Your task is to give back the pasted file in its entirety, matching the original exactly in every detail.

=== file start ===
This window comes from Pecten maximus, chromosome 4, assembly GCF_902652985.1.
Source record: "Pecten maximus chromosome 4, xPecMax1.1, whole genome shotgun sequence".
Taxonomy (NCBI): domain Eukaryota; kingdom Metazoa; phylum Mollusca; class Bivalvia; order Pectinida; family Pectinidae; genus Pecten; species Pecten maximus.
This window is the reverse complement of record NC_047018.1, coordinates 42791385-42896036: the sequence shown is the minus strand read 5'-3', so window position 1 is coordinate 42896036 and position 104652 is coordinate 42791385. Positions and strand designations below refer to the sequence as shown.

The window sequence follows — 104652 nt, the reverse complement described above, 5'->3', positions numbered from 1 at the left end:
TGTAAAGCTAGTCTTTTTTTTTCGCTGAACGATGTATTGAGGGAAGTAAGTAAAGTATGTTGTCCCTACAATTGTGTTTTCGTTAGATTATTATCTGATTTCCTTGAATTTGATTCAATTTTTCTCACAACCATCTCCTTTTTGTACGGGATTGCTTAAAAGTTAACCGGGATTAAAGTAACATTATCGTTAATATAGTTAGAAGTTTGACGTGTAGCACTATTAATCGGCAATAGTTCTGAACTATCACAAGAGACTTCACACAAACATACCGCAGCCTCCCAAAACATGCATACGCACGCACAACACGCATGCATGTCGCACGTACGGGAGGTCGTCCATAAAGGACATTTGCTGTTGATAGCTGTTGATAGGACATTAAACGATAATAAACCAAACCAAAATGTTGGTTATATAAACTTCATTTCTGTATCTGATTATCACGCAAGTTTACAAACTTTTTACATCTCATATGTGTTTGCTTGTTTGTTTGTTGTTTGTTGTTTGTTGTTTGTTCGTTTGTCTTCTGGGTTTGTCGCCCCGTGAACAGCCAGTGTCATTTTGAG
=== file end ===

This window comes from Pecten maximus, chromosome 4, assembly GCF_902652985.1.
Source record: "Pecten maximus chromosome 4, xPecMax1.1, whole genome shotgun sequence".
Taxonomy (NCBI): domain Eukaryota; kingdom Metazoa; phylum Mollusca; class Bivalvia; order Pectinida; family Pectinidae; genus Pecten; species Pecten maximus.
This window is the reverse complement of record NC_047018.1, coordinates 42791385-42896036: the sequence shown is the minus strand read 5'-3', so window position 1 is coordinate 42896036 and position 104652 is coordinate 42791385. Positions and strand designations below refer to the sequence as shown.

The window sequence follows — 104652 nt, the reverse complement described above, 5'->3', positions numbered from 1 at the left end:
TGTAAAGCTAGTCTTTTTTTTTCGCTGAACGATGTATTGAGGGAAGTAAGTAAAGTATGTTGTCCCTACAATTGTGTTTTCGTTAGATTATTATCTGATTTCCTTGAATTTGATTCAATTTTTCTCACAACCATCTCCTTTTTGTACGGGATTGCTTAAAAGTTAACCGGGATTAAAGTAACATTATCGTTAATATAGTTAGAAGTTTGACGTGTAGCACTATTAATCGGCAATAGTTCTGAACTATCACAAGAGACTTCACACAAACATACCGCAGCCTCCCAAAACATGCATACGCACGCACAACACGCATGCATGTCGCACGTACGGGAGGTCGTCCATAAAGGACATTTGCTGTTGATAGCTGTTGATAGGACATTAAACGATAATAAACCAAACCAAAATGTTGGTTATATAAACTTCATTTCTGTATCTGATTATCACGCAAGTTTACAAACTTTTTACATCTCATATGTGTTTGCTTGTTTGTTTGTTGTTTGTTGTTTGTTGTTTGTTCGTTTGTCTTCTGGGTTTGTCGCCCCGTGAACAGCCAGTGTCATTTTGAG